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      1. Matt was referring to comments made by the “wonderful” Mayor of Seattle regarding CHOP/CHAZ early in the Summer.

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  5. In my life I have lived in Hastings Nebraska, Lincoln Nebraska, Everett WA., Mukilteo WA. and Edmonds WA. Hastings and Lincoln both had a relatively small population of POC but most “White” people never saw them because they were pretty much afraid to leave their neighborhoods except to go out to work somewhere at menial jobs for low wages. In Mukilteo I had a mixed skin color marriage and family as one neighbor next door and a black couple neighbor who lived next to them. They were great people and great neighbors. Both of the black men related to me how the Mukilteo police routinely followed them when spotted driving in town and often followed them right to their door for no apparent reason.

    My simple point is that in terms of my experience, Edmonds is the least “racist” town I have lived in. I’m interested in reading about other people’s actual living experiences in various places and Edmonds. I apologize if any of my references to people’s so called “race” have been offensive. That was not intended, if so.

    I personally do not believe in the concept of “race” in regards to the human being. I think we are all the same and our skin colors are the result of what type of climate our ancient ancestors lived in for long periods of time. “Race” is the ultimate – big lie perpetrated in the interest of obtaining cheap or free labor. Organized religion has been both a partner (Christian justification of slavery based on bible references) in perpetuating the big lie and a major source of fighting the perpetuation of the big lie (MLK Jr. Christian protestant ministry and the Black Muslim movement).

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    1. I don’t know if I can say I have experienced racism in Edmonds or not. Things that I attributed to racism were extremely subtle, and could be explained by many things other than racism. I have had Edmonds Police officers treat family in front of me with hypocrisy when involved in an incident involving a White person. An example being an accident where the officer refused to even take a statement from one party involved, and issued her a ticket after listening to the other parties statement. Could the officer have purposefully taken the White persons side? Yes. Could the officer have had a legitimate reason to not interact with my family member and legitimate basis to issue the ticket? Also yes.

      In personal interactions with people, occasionally I will have a White person treat me far more curtly than they treated another White person a few seconds ago. But this happens so rarely that to brand Edmonds as a racist town would be absurd. And again, while in my mind I might think someone is treating me poorly because of racism, they may not even be consciously treating me poorly at all. It might just be their general demeanor that I misinterpreted.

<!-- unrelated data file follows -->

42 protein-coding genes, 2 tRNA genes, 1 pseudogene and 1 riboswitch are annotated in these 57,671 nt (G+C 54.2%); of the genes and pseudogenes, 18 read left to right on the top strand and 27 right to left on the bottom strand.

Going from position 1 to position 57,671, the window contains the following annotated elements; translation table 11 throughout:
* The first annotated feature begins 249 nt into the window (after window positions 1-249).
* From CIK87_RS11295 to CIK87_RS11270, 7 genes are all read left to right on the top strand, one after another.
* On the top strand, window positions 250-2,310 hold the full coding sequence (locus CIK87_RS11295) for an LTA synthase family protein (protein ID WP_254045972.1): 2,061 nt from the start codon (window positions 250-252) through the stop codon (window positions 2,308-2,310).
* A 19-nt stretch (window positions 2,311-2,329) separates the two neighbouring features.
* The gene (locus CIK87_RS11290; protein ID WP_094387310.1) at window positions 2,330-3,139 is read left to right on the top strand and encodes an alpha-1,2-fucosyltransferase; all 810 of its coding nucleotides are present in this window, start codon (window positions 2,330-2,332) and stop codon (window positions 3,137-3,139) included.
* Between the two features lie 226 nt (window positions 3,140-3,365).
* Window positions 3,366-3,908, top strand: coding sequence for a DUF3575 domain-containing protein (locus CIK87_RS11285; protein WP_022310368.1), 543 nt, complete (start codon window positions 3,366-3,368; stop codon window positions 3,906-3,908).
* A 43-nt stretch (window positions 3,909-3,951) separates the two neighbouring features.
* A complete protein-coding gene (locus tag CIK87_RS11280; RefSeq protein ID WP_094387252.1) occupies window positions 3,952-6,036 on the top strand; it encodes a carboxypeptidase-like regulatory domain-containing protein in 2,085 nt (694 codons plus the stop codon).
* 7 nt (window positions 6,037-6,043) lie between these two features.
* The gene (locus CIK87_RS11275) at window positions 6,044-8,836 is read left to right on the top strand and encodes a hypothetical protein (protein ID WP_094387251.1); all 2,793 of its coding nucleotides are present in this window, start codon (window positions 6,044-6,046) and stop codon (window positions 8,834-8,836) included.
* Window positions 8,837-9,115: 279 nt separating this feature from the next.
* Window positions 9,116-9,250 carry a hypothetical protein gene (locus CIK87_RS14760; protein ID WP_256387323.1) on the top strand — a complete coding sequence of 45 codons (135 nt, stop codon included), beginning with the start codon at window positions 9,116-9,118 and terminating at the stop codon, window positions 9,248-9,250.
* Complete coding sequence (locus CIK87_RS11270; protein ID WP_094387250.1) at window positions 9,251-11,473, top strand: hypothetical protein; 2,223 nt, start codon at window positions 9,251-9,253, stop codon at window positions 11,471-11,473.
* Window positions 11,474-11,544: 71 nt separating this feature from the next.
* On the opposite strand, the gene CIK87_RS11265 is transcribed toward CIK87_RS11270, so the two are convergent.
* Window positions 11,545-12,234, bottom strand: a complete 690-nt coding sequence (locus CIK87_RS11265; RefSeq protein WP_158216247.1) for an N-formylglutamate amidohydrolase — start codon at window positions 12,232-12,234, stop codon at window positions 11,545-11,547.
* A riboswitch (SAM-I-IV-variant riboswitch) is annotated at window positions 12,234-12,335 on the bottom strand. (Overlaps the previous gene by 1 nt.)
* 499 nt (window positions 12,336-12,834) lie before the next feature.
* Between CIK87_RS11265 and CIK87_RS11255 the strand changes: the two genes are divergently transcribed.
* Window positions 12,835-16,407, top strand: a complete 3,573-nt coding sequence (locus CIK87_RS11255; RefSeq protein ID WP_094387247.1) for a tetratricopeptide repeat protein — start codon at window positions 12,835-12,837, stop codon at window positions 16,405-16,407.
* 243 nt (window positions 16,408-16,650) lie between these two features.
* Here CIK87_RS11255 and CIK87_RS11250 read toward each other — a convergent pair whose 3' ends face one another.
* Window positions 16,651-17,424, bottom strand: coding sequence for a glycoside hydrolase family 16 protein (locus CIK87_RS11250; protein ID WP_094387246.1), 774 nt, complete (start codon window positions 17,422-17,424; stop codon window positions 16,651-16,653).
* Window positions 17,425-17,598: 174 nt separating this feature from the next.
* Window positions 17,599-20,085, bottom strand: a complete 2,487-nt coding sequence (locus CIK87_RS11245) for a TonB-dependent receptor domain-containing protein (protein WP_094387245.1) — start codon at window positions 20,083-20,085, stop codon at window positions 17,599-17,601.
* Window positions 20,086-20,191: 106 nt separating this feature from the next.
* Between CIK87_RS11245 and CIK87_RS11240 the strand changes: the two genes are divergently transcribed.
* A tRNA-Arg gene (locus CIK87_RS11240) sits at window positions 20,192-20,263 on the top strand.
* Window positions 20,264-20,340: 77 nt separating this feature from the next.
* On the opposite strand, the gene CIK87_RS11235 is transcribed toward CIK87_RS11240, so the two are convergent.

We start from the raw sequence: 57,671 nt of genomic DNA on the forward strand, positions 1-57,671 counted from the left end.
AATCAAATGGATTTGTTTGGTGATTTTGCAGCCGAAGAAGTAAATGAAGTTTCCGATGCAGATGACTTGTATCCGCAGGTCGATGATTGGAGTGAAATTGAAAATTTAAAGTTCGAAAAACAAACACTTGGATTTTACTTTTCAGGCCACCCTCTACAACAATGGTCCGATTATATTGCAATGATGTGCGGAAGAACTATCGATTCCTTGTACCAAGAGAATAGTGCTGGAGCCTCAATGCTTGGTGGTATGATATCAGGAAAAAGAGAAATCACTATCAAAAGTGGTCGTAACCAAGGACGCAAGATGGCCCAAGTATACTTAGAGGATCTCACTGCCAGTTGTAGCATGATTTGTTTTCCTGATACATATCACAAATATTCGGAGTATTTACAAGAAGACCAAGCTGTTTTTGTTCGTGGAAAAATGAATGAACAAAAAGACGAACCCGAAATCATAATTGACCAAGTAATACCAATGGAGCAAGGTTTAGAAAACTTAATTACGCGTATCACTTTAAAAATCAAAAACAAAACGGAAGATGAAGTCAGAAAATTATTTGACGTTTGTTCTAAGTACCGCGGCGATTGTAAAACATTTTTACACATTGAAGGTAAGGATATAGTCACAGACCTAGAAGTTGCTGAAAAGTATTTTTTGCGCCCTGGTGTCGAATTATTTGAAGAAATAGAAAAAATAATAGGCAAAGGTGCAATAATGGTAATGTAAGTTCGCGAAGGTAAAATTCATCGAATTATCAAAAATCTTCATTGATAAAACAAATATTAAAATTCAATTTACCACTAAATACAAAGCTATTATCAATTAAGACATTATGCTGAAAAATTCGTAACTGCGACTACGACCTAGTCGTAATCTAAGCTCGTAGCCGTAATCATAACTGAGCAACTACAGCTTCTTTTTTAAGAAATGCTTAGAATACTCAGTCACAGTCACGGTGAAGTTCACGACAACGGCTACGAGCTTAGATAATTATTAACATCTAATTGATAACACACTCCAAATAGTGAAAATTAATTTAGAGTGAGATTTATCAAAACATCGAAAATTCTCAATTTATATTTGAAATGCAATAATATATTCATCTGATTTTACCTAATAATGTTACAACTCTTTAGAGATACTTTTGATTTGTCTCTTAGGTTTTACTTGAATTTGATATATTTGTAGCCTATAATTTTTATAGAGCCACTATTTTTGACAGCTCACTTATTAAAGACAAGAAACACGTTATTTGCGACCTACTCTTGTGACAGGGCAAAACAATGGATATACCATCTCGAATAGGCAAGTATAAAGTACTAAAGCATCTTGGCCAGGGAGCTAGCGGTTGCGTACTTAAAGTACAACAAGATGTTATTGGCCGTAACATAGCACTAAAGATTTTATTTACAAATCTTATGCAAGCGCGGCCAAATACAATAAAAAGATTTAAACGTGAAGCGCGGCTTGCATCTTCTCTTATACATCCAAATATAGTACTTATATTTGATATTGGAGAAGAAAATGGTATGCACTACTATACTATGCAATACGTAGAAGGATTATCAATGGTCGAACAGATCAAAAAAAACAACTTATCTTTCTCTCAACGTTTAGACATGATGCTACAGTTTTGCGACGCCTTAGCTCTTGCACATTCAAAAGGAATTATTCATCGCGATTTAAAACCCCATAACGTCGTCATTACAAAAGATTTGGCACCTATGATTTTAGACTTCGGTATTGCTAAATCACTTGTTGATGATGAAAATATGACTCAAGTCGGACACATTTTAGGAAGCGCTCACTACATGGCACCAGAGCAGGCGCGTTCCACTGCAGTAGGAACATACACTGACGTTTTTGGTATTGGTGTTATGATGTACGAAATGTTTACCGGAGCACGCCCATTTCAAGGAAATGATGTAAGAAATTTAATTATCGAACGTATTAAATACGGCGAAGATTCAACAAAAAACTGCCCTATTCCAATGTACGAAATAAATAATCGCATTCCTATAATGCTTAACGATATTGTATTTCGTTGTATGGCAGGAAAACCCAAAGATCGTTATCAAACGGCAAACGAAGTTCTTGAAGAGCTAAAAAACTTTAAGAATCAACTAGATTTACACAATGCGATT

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    2. While I have family who have been called explicitly racist slurs in other parts of Western WA, the most racism I experienced was very subtle, and in fact came from people who pride themselves in being “progressive”. I had a school councilor who constantly referred to her male middle eastern students as “scary and intimidating” in highly inappropriate contexts. My Bernie bro friend once implied the only way I could get into the UW would be through affirmative action, which was kind of funny because I consistently did academically better than him, and I am fairly certain that Pakistani people are over represented in higher education, rather than under.
      Someone who was extremely involved in social justice movements, specifically feminist activism, once told me that she believed that social equity would mean that “her people” (White people) would have less opportunities.

      Nothing particularly pleasant to be told, and the irony is delicious, but I do consider myself fortunate to not have been referred to as a sand n*****, told to go back to my country, or been physically assaulted because of my race or manner of dress.

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  6. Please allow me to share a little in terms of my experiences with racism.
    I’m white and growing up in Edmonds I had never seen a black person other than on tv. When I was a child, I had a black doll and my friends mocked me for it and couldn’t understand why I would want to have a black doll. I was afraid of black people because of negative comments I heard from my parents.
    When I grew up, I knew that I had been programmed through ignorance and fear, to be racist. I then began dating black people so I could reverse that “curse.”
    I found myself afraid to be seen in restaurants with a black person, because of what people would think. I knew that was wrong, but I didn’t tell anyone what I was thinking.